https://vimeo.com/638631
Example of some of his works.

Brian Eno’s work comes in a CD format with 2 disks, the first containing a software of randomized music and images, the second of which containing an interview.

Randomly generated images of his code.

## hdw – Looking Outwards 3

Manfred Mohr is a generative artist who was first making generative art in the 1960’s. He was one of the earliest adopters of this field.

“Artificia II ” is a artwork based on the book Artificia he published in 1969. The artwork itself came out in 2012. He was inspired by the rhythm of the work and felt it was complimentary to the book he wrote.

The algorithm is made up of segmented lines that cross and change directions on a 11 and 15 dimension cute. The colors are calculated based on the x-vertext. The baseline algorithm gives the artwork its rhythm. You can read more about it here.

Some works in his collection. You can view the rest here.

## hdw – Project 3 – Dynamic Drawing

Press any key to interact.

``````var x = 180
var r = 30;
var ellipseX;//ellipse's x position
var ellipseY;
var z = 0 //distance from center + opacity
var canBig = 1;

function setup() {
background(255, 255, 255);
createCanvas(640, 480);
ellipseY = .5*height;
ellipseX = .5*width;

}

function keyPressed() {
if(canBig == 1){
r=r+5;
x=x-5;
z=z+1;
}
if(r>320 & canBig == 1){
canBig = 0;
print(boundary);
}
if(canBig == 0){
r=r-5;
x=x+5;
z=z-1;
}
if(r < 5 & canBig == 0){
canBig = 1;
}
}

function draw() {

background(255, 255, 255, 200);
noStroke();
fill(0);

//middle flower
//outer right
fill(255,0,x,30+z*.15)
ellipse(ellipseX+z, ellipseY, r, r);

//white
fill(255,255,255,30)
ellipse(ellipseX, ellipseY, r, r);

//outer left
fill(255,0,x,30+z*.15)
ellipse(ellipseX-z, ellipseY, r, r);

//outer bottom
fill(255,0,x,30+z*.15)
ellipse(ellipseX, ellipseY+z, r, r);

//white
fill(255,255,255,30)
ellipse(ellipseX, ellipseY, r, r);

//outer top
fill(255,0,x,30+z*.15)
ellipse(ellipseX, ellipseY-z, r, r);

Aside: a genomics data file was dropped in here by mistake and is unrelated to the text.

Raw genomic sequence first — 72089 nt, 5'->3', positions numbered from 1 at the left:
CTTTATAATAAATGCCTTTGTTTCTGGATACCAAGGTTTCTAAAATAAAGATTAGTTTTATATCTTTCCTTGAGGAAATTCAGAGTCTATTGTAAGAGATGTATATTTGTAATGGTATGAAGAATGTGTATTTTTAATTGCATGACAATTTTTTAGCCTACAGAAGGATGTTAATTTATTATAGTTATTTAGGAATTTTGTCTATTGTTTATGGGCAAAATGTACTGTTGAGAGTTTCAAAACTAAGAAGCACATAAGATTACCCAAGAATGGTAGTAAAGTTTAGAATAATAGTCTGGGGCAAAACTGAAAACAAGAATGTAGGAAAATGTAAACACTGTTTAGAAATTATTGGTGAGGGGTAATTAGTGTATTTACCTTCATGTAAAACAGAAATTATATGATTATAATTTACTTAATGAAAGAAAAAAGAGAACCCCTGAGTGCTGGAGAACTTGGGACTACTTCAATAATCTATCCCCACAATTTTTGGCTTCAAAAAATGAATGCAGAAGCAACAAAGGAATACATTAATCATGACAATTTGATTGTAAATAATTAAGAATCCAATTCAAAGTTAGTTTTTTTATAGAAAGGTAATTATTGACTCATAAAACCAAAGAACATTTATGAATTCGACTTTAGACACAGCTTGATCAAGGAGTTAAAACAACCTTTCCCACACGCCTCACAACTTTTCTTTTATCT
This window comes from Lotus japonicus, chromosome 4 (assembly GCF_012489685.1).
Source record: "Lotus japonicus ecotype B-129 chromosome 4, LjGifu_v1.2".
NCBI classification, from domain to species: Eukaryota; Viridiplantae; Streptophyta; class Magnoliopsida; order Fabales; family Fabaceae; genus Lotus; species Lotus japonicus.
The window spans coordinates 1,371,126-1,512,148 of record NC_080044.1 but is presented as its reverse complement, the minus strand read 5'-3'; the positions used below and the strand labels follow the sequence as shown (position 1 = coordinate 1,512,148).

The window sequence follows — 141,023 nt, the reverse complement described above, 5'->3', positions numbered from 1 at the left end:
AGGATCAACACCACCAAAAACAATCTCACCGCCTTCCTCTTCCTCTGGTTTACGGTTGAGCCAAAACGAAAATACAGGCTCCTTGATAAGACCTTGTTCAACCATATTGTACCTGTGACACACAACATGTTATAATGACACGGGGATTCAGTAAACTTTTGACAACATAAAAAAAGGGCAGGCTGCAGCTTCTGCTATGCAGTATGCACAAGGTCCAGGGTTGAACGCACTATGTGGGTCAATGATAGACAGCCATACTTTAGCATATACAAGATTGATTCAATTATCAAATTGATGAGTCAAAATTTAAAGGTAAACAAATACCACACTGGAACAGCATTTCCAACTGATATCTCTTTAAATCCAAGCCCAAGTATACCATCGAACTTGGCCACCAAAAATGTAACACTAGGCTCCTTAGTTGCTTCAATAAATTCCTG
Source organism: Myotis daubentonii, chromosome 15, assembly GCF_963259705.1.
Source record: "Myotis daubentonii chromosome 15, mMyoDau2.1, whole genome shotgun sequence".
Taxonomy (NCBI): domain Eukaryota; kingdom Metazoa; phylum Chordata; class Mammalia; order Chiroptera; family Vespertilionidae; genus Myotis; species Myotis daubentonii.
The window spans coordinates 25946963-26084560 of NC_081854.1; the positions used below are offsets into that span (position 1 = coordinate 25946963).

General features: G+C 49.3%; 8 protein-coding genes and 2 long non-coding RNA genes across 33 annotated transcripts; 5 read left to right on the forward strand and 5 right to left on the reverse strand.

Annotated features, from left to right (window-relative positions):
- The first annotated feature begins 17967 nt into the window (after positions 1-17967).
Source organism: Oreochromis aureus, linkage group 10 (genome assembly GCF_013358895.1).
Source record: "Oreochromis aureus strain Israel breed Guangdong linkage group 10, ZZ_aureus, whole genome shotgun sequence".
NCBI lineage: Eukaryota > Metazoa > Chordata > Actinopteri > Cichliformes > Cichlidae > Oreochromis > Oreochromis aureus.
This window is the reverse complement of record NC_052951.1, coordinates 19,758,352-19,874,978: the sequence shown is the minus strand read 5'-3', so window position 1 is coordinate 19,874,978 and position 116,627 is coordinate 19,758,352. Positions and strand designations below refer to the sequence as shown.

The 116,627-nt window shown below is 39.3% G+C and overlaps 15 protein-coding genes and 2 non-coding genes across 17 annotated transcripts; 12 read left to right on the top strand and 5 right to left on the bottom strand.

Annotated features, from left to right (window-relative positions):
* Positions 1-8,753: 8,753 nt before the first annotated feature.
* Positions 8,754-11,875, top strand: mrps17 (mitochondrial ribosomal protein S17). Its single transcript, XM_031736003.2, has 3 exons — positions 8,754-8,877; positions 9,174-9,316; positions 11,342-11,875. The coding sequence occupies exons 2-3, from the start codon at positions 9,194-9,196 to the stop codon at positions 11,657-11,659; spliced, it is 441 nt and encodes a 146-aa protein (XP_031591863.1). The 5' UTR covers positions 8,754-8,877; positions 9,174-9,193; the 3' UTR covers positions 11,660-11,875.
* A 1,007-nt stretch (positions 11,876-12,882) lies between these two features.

//white center
fill(255,255,255,5+.25*z)
ellipse(ellipseX-0.7,ellipseY,2*z,2*z)
ellipse(ellipseX+0.7,ellipseY,2*z,2*z)
ellipse(ellipseX,ellipseY-0.7,2*z,2*z)
ellipse(ellipseX,ellipseY+0.7,2*z,2*z)

//center ellipses
fill(255,0,x,30+z*.15)
ellipse(ellipseX,ellipseY,2*z,z)
ellipse(ellipseX,ellipseY,z,2*z)

//magenta center
fill(255,0,x+3*z,30+z*.15)
ellipse(ellipseX,ellipseY,1.3*z,z)
ellipse(ellipseX,ellipseY,z,1.3*z)

//white center bud
fill(255,255,255)
ellipse(ellipseX,ellipseY,z*.1,z*.1)
}
``````

This week’s drawing is a blooming flower. I had originally wanted to do something more complicated but struggled with the code as is. I had Stella Han help me figure out how to create boundaries so that when it hit a certain height it would shrink again. I also had Shovik Mani help me figure out a bug in my code. Originally I had posted the function for keyPress inside the drawing function and couldn’t figure out why it wouldn’t draw.

## hdw – Looking Outwards 2

Matthieu Regout is a designer who proposed an identity redesign for the city of Brussels. He wrote generative code to create a blue polygon and a red polygon, overlapped as a series of forms to show the hybrid nature of the city.

The algorithm that generated the work was built on a series of rotated views of a perspective pyramid. Regout took two perspectives of the generated forms from complimentary angles, and used opposing colors to show the duality. The final product created a clean and simple series of designs, which is appropriate for the branding system the image exists in. The series of two forms coming together to create a single image served to emphasize the hybrid nature of which Regout meant to bring out. The simplicity of the forms acted together to form a system of the printed posters and booklets for the city’s visual identity.

Matthieu’s process work:

Final poster:

Identity system:

Matthieu posted his project, “Brussels – The Hybrid City” on Behance in December, 2013.

## hdw – Project 2 – Variable Face

``````var picker = 1
var types = [1, 2, 3, 4, 5];
var backgroundR = 255
var backgroundG = 255
var backgroundB = 255

function setup() {
createCanvas(500, 500);
angleMode(DEGREES);
}

function draw(){
background(255);
fill(backgroundR-30,backgroundG-30,backgroundB,100);
noStroke();
rect(0,0,height,width);

var head = width * 2/5;
var eyes = width * 1/10;
var lips = width * 1/30;

noStroke();
fill(backgroundR+10,backgroundG+10,backgroundB+10);

if(picker == 1){
fill(255);
stroke(0);
strokeWeight(10);
//eyes
ellipse(width*2/5,height*.5,eyes,eyes);
arc(width*3/5,height*.5,eyes,eyes,0,180);
//lips
noStroke();
fill(255,0,0);
ellipse(width*.5,height*.6,lips,lips);
ellipse(width*.5,height*.6+lips,lips,lips);
}

if (picker == 2){
fill(255);
stroke(0);
strokeWeight(10);
//eyes